The preemptive spin from Bush and National Security Adviser Condoleezza Rice this week has been that Kay's group needs a lot more time to find WMD evidence. U.S. and British officials are also insisting that the belief that Saddam's regime maintained stocks of weapons of mass destruction had been conventional wisdom at the UN before the war — a point contested by former chief UN weapons inspector Hans Blix, who insists that what the UN inspection team maintained was not the existence of prohibited weapons per se, but rather that Iraq had failed to provide satisfactory answers to questions over its claims to have destroyed those weapons — discrepancies between amounts produced and amounts destroyed, and so on. Blix has chided the U.S. and Britain for "over-interpreting" those discrepancies to make a case for war.

So where did the WMDs go?

Reasons for the absence of evidence of weapons of mass destruction in Iraq have become the focus of extensive speculation in the media and the intelligence community. Questions have included whether U.S. intelligence was faked out on Iraq's non-conventional capability either by exiles wanting to take the U.S. into Iraq or by Saddam hoping to deter them (or both); whether the discrepancies in Iraq's reporting were deliberate concealment or based on the vagaries of a Stalinist bureaucracy in which accounting was routinely exaggerated to please superiors. The question of why Saddam continued to play cat-and-mouse games with the inspectors even if he had destroyed his weapons may relate to his intent to reconstitute his programs. Kay's group will likely show evidence that Saddam's regime worked to keep as much as possible of the infrastructure of a chemical and biological weapons program in place, so that such programs could be rebuilt later. This would square with the oft-cited testimony of key defector Hussein Kamel, who pointed inspectors to a chicken farm in 1995 where scores of hidden documents and computer files had been hidden. Kamel had actually testified that Iraq had destroyed its chemical and biological weapons after the Gulf War, but that blueprints, computer files and molds for missile parts had been hidden. This echoes the case of the uranium centrifuge handed over to U.S. inspectors in June by Iraqi scientist Mahdi Obeidi, who had followed orders to keep it buried in his rose garden — since 1991.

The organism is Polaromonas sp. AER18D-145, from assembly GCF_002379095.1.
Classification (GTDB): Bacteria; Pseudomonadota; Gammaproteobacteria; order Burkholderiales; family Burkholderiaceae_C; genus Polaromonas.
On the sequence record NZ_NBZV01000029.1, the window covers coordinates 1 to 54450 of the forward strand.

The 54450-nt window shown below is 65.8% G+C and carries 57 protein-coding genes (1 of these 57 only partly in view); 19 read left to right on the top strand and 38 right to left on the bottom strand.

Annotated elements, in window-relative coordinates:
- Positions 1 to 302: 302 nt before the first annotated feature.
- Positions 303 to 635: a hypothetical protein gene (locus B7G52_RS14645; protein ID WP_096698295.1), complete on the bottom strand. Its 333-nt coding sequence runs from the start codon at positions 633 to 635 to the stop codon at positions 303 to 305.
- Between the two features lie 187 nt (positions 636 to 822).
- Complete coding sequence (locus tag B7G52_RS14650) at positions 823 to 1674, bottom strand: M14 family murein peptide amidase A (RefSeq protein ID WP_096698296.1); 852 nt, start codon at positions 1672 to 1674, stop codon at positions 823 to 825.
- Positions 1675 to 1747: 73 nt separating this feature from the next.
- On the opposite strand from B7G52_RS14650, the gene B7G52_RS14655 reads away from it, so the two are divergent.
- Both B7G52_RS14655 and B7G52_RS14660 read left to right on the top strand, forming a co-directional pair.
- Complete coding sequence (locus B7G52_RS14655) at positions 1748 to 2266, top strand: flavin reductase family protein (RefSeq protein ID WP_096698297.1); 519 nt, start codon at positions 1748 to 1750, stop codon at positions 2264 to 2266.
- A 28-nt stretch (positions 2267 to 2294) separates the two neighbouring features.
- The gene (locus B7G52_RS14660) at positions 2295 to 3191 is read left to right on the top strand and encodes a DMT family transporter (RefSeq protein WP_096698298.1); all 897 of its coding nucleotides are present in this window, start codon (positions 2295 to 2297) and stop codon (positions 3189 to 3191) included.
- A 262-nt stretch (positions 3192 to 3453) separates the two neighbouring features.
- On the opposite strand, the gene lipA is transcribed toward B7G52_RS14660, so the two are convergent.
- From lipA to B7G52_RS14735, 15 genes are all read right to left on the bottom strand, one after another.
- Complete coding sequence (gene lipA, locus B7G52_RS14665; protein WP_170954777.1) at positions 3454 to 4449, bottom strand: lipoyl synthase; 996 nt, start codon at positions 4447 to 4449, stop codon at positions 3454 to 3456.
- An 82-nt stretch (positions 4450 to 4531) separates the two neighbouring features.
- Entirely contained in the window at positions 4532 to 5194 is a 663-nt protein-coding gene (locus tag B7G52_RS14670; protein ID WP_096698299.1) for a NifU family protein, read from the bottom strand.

The fate of Iraq's WMD programs remains a mystery that Kay's group will pursue. But the absence of evidence of an imminent threat helps explain the disconnect between the U.S. and reluctant allies on Iraq. Without evidence to vindicate Washington's prewar claims, the debate at the UN is reduced to the U.S. and its coalition partners painting themselves as stewards of Iraqi liberation, while skeptics and adversaries see their presence there as an unwelcome occupation which, in the words of Indonesia's President Megawati Sukarnoputri — a key U.S. ally in the war on terrorism — "has created far many more problems than those it intended to solve."

President Bush told the UN that he went to war to defend its credibility. But until such time as David Kay produces concrete evidence to back the administration's prewar claims, in the UN chamber it may be Washington's own credibility that needs defending.